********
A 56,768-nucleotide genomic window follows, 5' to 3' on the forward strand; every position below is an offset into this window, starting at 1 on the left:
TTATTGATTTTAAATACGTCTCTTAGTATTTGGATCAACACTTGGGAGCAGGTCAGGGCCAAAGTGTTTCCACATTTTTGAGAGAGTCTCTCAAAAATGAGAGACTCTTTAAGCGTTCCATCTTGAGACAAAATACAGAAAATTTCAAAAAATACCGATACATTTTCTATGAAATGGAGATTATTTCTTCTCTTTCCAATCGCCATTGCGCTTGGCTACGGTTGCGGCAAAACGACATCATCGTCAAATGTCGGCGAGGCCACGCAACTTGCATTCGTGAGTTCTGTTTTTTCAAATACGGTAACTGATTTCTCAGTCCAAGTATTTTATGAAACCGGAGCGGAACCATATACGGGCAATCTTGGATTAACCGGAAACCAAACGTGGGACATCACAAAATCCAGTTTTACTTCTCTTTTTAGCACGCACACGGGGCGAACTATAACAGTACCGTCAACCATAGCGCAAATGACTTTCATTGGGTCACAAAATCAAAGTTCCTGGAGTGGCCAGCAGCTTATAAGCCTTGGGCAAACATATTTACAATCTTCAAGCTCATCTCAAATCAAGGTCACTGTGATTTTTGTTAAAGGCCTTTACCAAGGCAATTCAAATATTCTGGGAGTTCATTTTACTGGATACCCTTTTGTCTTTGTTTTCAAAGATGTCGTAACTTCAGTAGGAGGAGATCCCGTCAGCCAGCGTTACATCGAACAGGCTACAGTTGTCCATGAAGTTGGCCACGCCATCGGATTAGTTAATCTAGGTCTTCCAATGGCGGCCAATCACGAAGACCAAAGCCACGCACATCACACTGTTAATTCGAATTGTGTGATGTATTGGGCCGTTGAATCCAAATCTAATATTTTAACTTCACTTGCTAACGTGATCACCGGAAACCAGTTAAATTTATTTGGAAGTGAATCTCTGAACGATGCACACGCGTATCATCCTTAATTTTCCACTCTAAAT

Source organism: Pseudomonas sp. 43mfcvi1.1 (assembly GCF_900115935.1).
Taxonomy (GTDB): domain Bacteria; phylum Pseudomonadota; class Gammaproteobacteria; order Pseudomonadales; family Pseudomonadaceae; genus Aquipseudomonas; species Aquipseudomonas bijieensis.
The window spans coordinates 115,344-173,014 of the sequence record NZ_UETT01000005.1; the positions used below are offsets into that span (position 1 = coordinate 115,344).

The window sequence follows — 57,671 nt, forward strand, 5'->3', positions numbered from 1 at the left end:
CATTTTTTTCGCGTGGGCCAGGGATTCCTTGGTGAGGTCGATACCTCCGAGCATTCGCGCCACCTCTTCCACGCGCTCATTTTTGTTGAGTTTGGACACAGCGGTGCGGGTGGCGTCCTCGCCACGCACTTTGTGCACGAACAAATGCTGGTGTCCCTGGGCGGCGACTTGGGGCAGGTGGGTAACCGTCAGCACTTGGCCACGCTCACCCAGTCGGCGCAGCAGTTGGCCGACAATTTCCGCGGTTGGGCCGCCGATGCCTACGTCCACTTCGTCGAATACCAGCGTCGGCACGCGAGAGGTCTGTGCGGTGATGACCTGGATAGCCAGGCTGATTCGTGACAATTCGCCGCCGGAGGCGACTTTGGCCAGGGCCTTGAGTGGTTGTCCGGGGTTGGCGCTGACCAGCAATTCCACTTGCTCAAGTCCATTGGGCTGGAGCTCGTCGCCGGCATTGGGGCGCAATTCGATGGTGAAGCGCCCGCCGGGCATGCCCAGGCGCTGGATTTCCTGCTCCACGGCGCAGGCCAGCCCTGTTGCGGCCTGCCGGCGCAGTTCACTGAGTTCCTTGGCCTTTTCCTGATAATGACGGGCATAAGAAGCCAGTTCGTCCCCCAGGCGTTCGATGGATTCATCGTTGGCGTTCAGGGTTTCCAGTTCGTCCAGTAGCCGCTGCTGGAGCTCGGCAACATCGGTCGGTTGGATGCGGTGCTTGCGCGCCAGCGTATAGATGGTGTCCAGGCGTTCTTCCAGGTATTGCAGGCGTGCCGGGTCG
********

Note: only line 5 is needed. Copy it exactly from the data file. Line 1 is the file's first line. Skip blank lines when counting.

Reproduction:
The window spans coordinates 115,344-173,014 of the sequence record NZ_UETT01000005.1; the positions used below are offsets into that span (position 1 = coordinate 115,344).